15 October 2012
by Tom Dare
With a (completely deserved) reputation for being one of the planet’s most scathing and nihilistic bands, grinding black metallers Anaal Nathrakh have subtly shifted moods for album number seven. While not standing still is always to be praised, the resulting album Vanitas has ended up sounding slightly at odds with itself.
Parts of Vanitas retain that core Anaal Nathrakh quality: making you feel like the world is a horrible, unbearable and awful place, and that we’re all fucked and getting ever more so. The vitriolic proclamation of ‘Forging Towards The Sunset‘ and the twelve-bore blast of ‘Make Glorious The Face Of Saturn‘ even threaten to (well, almost) invoke the darkest, nastiest bits of last, most putrid album Passion. And when they’re doing this, Nathrakh are at or near their acerbic best.
There are, on the other hand, tracks that smack a little more of (are you even allowed to use this word about Anaal Nathrakh?) fun. The opening punctuations of ‘The Blood-Dimmed Tide‘ and the almost toe-tapping (in a blasting, nasty sort of way) second half of ‘Todos Somos Humanos‘ are, spiritually, more like the leering fun of Autopsy or Obituary than grim, Nietzschean terror. The splendidly-titled ‘You Can’t Save Me, So Stop Fucking Trying‘ goes even further and is out-and-out smile-inducing.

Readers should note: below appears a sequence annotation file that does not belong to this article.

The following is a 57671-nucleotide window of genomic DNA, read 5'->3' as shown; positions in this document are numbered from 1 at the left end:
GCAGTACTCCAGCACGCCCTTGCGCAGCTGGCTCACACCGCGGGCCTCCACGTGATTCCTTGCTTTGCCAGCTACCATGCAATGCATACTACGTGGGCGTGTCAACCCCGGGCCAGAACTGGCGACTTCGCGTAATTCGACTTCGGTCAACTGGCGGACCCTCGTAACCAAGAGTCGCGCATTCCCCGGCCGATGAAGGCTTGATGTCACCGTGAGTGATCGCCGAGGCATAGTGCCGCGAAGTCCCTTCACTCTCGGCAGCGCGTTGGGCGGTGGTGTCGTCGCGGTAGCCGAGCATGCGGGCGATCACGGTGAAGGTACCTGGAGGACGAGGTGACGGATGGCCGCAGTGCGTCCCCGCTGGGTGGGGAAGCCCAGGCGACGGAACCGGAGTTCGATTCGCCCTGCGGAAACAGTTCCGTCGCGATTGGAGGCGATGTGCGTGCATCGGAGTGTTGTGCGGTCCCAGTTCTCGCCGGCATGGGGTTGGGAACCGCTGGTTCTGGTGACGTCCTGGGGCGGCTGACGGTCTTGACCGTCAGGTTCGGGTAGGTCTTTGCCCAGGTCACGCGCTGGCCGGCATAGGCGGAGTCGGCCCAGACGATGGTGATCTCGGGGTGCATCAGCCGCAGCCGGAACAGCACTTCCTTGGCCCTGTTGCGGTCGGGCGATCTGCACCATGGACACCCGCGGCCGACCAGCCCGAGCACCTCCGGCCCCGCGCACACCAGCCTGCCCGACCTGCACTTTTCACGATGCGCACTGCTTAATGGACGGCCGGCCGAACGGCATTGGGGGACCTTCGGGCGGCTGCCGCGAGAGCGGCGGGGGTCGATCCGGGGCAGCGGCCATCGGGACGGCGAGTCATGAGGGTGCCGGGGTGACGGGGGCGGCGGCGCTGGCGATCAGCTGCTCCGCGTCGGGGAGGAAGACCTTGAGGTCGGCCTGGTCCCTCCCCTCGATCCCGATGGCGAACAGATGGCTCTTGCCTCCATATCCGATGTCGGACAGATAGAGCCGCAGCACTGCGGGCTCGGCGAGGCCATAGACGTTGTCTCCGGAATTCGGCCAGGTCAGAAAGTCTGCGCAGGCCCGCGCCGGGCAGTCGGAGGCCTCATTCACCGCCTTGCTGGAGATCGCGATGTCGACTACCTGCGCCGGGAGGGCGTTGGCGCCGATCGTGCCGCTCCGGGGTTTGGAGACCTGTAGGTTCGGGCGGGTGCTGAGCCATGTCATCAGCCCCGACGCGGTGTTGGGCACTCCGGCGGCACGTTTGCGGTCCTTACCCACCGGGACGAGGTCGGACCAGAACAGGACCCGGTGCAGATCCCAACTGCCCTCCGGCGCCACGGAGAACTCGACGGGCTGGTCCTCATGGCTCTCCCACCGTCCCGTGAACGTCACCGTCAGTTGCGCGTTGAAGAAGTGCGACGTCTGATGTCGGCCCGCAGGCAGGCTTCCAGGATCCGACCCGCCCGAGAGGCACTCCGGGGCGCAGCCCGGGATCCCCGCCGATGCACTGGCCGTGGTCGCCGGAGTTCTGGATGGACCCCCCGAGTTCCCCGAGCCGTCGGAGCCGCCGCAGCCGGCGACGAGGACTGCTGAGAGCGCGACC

All of these songs are also very good. The problem is, the two feels distract from each other. The moods appear to be in conflict, and it makes Vanitas a record that provokes less of a response than it might if it were either one or the other. The hairs on the back of your neck don’t rise quite as quickly from someone screaming at you that we’re all insignificant against the weight of the horror of existence if they keep turning their head to the side and winking at you. It’s a musical breach of the fourth wall. Similarly, you can’t fully let go and have fun to brutal bounce-inducing tunes if the tracks before and after make you feel that life is a pointless struggle you are certain to lose sooner or later that consists of little more than pain and grief.
Vanitas isn’t Mick and Dave losing their touch. The riffs are still furious, the screaming is still absolutely gut-wrenching and the vocal hooks are almost as big as In The Constellation Of The Black Widow material. But, while arguably one of their more consistently strong, well-constructed albums, it oddly doesn’t effect you quite as powerfully as it could. It’s an entertaining forty minutes, but the dichotomy means it ultimately slides past with less of a lasting effect than Anaal Nathrakh achieve at their best.
Sounds Like: The unbearable filth of the soul… with the odd wink to the audience.
Standout Tracks: Forging Towards The Sunset, Feeding The Beast, Of Fire And Fucking Pigs.